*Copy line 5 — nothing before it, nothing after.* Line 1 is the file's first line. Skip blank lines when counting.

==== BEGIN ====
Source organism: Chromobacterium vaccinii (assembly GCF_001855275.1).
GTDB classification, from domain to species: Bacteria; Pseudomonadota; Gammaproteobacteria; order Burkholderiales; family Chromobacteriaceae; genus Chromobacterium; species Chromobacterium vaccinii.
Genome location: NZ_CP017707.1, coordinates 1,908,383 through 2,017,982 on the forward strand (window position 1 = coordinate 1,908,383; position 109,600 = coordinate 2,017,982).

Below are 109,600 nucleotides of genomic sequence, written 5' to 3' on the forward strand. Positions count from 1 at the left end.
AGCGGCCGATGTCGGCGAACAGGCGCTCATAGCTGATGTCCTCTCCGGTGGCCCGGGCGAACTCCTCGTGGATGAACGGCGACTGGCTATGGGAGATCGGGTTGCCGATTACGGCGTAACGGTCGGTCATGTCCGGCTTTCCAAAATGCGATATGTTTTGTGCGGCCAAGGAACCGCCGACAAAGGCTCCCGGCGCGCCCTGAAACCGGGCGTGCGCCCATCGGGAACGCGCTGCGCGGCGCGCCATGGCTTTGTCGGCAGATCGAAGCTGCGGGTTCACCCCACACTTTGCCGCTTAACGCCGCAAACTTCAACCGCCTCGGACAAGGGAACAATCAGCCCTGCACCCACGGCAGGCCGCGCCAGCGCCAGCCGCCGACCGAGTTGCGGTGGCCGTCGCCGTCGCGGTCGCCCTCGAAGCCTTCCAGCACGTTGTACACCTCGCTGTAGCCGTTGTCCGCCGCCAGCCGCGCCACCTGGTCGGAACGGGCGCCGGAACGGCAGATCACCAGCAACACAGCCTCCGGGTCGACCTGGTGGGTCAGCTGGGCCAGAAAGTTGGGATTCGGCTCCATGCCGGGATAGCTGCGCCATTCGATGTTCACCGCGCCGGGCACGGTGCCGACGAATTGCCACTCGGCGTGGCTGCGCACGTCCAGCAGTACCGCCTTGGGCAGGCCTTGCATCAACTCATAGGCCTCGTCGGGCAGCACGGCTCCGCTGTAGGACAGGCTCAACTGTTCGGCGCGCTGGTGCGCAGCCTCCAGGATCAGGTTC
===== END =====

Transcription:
AGCGGCCGATGTCGGCGAACAGGCGCTCATAGCTGATGTCCTCTCCGGTGGCCCGGGCGAACTCCTCGTGGATGAACGGCGACTGGCTATGGGAGATCGGGTTGCCGATTACGGCGTAACGGTCGGTCATGTCCGGCTTTCCAAAATGCGATATGTTTTGTGCGGCCAAGGAACCGCCGACAAAGGCTCCCGGCGCGCCCTGAAACCGGGCGTGCGCCCATCGGGAACGCGCTGCGCGGCGCGCCATGGCTTTGTCGGCAGATCGAAGCTGCGGGTTCACCCCACACTTTGCCGCTTAACGCCGCAAACTTCAACCGCCTCGGACAAGGGAACAATCAGCCCTGCACCCACGGCAGGCCGCGCCAGCGCCAGCCGCCGACCGAGTTGCGGTGGCCGTCGCCGTCGCGGTCGCCCTCGAAGCCTTCCAGCACGTTGTACACCTCGCTGTAGCCGTTGTCCGCCGCCAGCCGCGCCACCTGGTCGGAACGGGCGCCGGAACGGCAGATCACCAGCAACACAGCCTCCGGGTCGACCTGGTGGGTCAGCTGGGCCAGAAAGTTGGGATTCGGCTCCATGCCGGGATAGCTGCGCCATTCGATGTTCACCGCGCCGGGCACGGTGCCGACGAATTGCCACTCGGCGTGGCTGCGCACGTCCAGCAGTACCGCCTTGGGCAGGCCTTGCATCAACTCATAGGCCTCGTCGGGCAGCACGGCTCCGCTGTAGGACAGGCTCAACTGTTCGGCGCGCTGGTGCGCAGCCTCCAGGATCAGGTTC